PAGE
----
There are different ways that a spouse may "hate" God. Perhaps they think it is naïve to believe in God. Perhaps a personal tragedy has provoked anger towards God. A difficult trial may have caused feelings of abandonment. Whatever the case, you and your spouse have vastly different beliefs.

Faith is something that is incredibly personal; it can be easy to see anger towards God as anger or indifference towards you. This is not the case. Though difficult, it is crucial that you handle the situation with patience, understanding, and commitment.


know that it's doubtful that your spouse truly hates God. It may appear to be like that to you, but their feelings might not be that severe. Your partner may be upset with God, or just not believe in a Creator. While you don't agree with their belief, anger and doubt are not the same as hate. It is important to truly understand what they are feeling; projecting harsher emotions than are actually being felt only causes problems.

If your spouse is angry towards God because of a tragedy they've experienced, convincing them to stop being angry will do no good. Instead, acknowledge your loved one's pain. Acknowledge that you understand how they might feel this way. Let them know -and feel-how much you love them.

Rabbi Ilana Schwartzman said that anger towards God means "that they have a strong belief in God and that they have been disappointed." Their level of pain means that there must have once been a great love for God. Remembering this may be comforting in this difficult situation.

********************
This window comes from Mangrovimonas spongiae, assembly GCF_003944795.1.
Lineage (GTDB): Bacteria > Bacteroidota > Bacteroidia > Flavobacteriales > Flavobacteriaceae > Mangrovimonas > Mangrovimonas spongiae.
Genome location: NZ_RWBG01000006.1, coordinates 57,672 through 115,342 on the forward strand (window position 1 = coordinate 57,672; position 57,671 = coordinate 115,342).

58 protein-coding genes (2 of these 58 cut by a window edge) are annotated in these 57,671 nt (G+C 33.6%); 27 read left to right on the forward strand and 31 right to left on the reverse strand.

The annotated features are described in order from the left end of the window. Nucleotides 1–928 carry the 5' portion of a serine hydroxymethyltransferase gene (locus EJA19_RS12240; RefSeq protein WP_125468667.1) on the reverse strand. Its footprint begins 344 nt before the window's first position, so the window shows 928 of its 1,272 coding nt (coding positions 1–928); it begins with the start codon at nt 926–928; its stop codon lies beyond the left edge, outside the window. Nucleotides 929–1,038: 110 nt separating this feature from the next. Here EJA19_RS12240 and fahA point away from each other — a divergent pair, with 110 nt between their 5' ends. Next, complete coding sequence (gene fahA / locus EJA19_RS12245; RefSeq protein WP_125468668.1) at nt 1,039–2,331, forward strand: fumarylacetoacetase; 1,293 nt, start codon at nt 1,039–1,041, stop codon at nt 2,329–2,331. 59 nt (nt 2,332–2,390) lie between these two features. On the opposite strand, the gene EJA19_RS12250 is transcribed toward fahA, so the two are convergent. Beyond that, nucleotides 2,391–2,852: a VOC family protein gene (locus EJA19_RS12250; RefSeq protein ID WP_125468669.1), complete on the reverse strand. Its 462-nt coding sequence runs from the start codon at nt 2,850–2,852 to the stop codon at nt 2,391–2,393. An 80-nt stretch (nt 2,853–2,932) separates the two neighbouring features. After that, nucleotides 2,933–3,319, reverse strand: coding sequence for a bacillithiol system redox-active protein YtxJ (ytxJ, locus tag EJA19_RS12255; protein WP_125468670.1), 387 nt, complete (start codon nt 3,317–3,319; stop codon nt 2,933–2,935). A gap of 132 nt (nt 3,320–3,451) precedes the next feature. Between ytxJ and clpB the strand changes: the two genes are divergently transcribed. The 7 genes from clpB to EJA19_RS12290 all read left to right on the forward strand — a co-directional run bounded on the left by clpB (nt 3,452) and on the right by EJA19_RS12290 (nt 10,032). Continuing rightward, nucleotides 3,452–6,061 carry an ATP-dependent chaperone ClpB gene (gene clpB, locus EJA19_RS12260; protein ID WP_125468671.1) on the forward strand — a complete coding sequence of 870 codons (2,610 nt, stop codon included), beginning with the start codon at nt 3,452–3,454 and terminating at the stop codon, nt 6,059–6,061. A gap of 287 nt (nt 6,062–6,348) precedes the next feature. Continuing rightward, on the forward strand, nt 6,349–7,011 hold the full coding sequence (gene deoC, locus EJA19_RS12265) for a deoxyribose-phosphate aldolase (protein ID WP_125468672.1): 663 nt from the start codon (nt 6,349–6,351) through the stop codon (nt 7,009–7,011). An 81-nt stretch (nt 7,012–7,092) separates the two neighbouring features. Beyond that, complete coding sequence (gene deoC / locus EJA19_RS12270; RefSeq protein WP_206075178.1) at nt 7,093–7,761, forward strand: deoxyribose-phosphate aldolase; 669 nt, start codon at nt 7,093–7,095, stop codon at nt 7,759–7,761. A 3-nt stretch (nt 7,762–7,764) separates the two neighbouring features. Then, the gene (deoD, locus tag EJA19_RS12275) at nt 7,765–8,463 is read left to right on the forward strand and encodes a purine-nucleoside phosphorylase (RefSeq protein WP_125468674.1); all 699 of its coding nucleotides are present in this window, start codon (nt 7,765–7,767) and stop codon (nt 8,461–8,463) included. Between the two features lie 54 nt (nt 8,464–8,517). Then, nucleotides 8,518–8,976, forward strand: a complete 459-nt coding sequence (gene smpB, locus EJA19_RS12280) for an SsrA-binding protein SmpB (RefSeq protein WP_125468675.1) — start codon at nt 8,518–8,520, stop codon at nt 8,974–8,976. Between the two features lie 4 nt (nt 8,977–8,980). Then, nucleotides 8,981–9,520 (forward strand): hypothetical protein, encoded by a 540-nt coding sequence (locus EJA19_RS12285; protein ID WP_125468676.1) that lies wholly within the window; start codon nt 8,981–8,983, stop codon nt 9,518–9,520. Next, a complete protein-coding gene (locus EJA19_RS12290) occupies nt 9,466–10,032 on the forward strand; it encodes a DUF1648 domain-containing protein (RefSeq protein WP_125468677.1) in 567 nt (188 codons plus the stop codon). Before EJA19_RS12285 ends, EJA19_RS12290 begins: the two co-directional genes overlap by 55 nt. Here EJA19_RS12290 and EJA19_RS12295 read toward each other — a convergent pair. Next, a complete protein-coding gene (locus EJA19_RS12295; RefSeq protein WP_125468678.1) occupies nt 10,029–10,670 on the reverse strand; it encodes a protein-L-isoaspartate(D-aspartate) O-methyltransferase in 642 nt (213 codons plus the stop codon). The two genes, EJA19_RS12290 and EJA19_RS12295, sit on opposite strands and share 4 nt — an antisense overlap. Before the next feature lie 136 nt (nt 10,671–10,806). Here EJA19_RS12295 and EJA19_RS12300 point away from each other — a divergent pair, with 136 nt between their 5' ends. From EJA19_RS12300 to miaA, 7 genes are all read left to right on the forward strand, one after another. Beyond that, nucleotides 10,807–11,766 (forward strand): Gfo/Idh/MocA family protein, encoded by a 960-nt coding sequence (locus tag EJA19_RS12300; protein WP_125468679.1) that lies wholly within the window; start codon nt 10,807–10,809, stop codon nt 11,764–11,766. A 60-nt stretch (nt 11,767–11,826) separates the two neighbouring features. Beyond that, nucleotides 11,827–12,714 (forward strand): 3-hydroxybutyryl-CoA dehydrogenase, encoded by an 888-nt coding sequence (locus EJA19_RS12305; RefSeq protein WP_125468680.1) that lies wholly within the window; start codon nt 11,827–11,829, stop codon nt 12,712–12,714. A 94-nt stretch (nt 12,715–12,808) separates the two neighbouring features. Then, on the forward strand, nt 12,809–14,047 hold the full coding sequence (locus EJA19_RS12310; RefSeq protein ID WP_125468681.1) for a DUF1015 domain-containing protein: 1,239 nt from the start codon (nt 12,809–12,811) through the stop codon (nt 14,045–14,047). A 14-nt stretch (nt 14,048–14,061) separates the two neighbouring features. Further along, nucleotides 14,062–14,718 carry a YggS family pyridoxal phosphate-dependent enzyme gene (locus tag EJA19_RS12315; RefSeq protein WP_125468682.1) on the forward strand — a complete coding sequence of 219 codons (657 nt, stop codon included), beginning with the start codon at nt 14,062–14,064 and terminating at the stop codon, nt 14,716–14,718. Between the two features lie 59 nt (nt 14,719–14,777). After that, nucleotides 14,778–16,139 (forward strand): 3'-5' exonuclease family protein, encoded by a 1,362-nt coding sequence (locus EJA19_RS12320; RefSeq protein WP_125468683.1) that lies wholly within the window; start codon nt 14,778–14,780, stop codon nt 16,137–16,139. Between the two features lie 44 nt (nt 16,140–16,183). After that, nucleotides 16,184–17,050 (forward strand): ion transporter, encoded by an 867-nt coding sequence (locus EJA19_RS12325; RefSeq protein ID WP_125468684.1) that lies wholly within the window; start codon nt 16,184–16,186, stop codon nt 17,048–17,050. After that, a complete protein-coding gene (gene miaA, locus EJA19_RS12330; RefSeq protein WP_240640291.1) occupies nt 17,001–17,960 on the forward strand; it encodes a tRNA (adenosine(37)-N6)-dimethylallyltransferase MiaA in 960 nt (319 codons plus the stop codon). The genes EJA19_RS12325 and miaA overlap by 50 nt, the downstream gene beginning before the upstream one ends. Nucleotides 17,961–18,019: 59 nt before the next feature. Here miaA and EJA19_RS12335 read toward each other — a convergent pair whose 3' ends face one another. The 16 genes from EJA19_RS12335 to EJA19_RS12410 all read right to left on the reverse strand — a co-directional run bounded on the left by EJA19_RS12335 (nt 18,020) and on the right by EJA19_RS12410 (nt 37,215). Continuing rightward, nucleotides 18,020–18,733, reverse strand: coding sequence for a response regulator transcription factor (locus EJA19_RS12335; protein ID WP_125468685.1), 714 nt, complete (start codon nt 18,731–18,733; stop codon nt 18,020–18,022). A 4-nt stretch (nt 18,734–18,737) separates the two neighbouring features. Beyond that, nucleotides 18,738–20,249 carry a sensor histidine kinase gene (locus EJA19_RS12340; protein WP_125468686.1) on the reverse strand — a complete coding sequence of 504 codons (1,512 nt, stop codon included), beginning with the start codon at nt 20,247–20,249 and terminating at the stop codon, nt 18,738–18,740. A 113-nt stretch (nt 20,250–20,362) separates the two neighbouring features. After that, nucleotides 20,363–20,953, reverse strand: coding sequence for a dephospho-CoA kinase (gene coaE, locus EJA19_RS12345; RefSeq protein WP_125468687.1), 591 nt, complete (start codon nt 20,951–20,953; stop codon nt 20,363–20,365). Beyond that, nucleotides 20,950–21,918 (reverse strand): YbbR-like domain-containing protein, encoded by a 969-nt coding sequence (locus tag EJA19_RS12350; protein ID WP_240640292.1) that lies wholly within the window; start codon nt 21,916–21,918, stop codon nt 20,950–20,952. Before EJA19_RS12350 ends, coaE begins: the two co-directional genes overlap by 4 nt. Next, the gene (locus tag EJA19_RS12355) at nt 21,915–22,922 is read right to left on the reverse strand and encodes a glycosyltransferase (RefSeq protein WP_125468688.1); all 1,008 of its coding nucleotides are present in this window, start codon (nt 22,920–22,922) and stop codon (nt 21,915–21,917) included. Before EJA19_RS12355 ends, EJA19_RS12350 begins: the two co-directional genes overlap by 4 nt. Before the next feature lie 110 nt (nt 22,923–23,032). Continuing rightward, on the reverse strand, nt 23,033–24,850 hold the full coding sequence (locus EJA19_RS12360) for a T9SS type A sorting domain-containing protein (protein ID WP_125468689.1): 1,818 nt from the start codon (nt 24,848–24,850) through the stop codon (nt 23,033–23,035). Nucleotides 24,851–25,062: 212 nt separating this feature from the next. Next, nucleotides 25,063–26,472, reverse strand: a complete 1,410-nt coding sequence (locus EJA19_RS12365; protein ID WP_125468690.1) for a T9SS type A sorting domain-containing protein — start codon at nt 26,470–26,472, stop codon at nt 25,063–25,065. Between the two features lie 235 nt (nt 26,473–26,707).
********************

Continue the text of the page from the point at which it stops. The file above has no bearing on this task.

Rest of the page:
Disappointment hurts, and your spouse has been disappointed by a Divine Being that they trusted more than anyone. Give them time. Be understanding. Be an example of faith. Don't chastise or preach to them. They need a spouse to love them and sympathize with them, not a preacher to tell them they are wrong.


know that their belief is valid. You wouldn't want your spouse to change your beliefs, so offer the same courtesy. Have a mutual respect for each other.

Although your spouse may not be willing to discuss religion, this doesn't mean that you can't. Find comfort in God. Go to your religious leaders for inspired advice. Go to them to help yourself, not with the intent to find out how to change your spouse.

This can be a difficult trial in your relationship, but it shouldn't ruin the love you have for each other. Remember why you fell in love. Remember what it was about this person that made you want to marry them. Focus on the things you do agree with, and decide together to accept each other's religious differences.


trust in God. It is not your job to change your spouse's relationship with the Divine. That relationship is between them and God. Pray for your spouse, pray that their heart may be touched and softened. Pray for yourself; pray for help to focus on the good in your spouse, and don't forget the things that you both agree on.

And most of all, remember to be an example and leave the rest in God's very capable hands.

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